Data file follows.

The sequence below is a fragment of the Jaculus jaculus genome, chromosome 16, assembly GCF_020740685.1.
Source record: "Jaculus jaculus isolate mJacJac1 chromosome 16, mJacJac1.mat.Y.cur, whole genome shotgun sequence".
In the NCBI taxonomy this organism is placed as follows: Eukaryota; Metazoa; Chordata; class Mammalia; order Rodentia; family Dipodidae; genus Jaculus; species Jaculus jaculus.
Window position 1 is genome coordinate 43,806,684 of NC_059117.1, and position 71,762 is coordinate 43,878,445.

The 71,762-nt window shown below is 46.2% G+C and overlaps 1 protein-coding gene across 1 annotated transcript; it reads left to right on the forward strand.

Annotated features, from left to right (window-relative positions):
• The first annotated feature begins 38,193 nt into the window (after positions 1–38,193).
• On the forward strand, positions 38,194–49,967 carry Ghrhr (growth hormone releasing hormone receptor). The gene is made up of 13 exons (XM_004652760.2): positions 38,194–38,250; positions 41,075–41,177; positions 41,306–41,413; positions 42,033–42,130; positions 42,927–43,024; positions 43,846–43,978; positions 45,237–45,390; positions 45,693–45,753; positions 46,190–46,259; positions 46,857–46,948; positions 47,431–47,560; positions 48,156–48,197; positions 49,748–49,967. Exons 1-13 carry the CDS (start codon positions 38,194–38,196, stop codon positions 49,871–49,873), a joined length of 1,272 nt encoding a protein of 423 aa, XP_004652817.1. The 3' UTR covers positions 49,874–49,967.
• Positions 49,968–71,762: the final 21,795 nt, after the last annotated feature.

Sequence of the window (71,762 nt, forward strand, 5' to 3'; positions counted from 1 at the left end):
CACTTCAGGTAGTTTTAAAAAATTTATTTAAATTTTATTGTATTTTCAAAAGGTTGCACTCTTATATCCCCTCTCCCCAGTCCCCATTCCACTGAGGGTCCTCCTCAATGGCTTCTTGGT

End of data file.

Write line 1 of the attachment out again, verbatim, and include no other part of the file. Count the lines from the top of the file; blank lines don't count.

The sequence below is a fragment of the Jaculus jaculus genome, chromosome 16, assembly GCF_020740685.1.